President Barack Obama's health care bill would change federal policy on abortion, but not open the spigot of taxpayer dollars that some abortion opponents fear.
Major anti-abortion groups such as the U.S. Conference of Catholic Bishops and the National Right to Life Committee say the Senate provisions expected to come before the House shortly are a backdoor taxpayer subsidy for abortion. Other abortion opponents disagree.
The bitter dispute could derail Obama's quest to remake the health insurance system after a yearlong campaign. It is vexing House Speaker Nancy Pelosi, D-Calif., as she and other Democratic leaders try to find enough votes to pass Obama's domestic initiative.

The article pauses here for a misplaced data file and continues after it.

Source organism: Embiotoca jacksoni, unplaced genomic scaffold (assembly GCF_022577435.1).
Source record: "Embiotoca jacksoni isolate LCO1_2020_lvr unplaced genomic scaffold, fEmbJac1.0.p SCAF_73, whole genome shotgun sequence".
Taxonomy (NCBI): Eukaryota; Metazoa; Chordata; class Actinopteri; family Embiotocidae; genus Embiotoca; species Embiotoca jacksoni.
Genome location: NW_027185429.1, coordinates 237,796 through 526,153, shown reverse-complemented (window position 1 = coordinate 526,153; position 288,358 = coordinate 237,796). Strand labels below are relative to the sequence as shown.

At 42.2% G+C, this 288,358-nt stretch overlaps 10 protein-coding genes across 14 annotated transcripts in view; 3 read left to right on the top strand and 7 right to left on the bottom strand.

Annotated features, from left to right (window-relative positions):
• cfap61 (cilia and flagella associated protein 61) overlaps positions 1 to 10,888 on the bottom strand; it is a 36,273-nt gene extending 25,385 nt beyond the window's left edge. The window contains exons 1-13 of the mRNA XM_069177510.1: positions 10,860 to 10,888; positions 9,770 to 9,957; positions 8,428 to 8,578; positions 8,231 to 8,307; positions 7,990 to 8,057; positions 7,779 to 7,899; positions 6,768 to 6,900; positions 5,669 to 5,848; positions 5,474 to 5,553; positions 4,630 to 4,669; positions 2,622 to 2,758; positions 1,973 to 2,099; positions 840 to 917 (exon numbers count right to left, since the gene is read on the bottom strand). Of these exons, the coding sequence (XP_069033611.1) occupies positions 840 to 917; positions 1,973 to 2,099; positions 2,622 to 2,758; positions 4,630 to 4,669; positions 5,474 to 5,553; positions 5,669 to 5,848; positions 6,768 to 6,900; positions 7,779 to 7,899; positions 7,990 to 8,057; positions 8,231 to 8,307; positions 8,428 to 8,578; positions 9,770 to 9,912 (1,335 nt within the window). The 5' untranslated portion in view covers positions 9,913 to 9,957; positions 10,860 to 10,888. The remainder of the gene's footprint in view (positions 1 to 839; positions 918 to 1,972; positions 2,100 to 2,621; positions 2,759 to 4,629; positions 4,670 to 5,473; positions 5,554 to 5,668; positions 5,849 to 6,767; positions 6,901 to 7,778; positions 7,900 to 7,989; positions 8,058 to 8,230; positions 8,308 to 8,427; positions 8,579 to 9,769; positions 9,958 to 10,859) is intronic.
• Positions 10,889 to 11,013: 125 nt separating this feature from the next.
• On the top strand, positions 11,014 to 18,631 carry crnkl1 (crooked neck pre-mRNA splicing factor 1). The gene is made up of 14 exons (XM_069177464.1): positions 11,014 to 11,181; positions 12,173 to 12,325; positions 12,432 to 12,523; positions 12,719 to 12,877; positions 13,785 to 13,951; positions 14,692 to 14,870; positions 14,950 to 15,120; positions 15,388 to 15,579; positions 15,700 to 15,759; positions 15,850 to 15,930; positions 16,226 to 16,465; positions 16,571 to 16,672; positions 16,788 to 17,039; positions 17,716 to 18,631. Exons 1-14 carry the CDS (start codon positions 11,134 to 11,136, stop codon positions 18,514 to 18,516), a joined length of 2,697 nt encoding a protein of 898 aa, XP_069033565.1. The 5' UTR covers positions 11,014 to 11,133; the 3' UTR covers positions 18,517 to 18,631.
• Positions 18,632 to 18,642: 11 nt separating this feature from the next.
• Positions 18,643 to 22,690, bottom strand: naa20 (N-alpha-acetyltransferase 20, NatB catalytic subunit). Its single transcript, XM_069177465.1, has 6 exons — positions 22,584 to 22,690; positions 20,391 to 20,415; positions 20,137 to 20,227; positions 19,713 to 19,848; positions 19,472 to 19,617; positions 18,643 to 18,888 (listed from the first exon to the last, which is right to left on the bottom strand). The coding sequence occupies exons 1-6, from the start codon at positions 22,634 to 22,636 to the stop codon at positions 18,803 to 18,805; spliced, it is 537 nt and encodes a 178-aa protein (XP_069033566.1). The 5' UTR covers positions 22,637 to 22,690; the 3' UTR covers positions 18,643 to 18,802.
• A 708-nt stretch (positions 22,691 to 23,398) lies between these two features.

"I actually think the Senate bill will more effectively prohibit federal funds from going to abortion," said Stephen Schneck, director of the Institute for Policy Research & Catholic Studies at Catholic University of America in Washington. "That legislation will actually reduce the demand for abortion in the United States."
Abortion rights groups such as Planned Parenthood and NARAL Pro-Choice America oppose the limits on abortion contained in the House and Senate versions of the health care bill, yet their efforts to defeat the legislation has been minimal.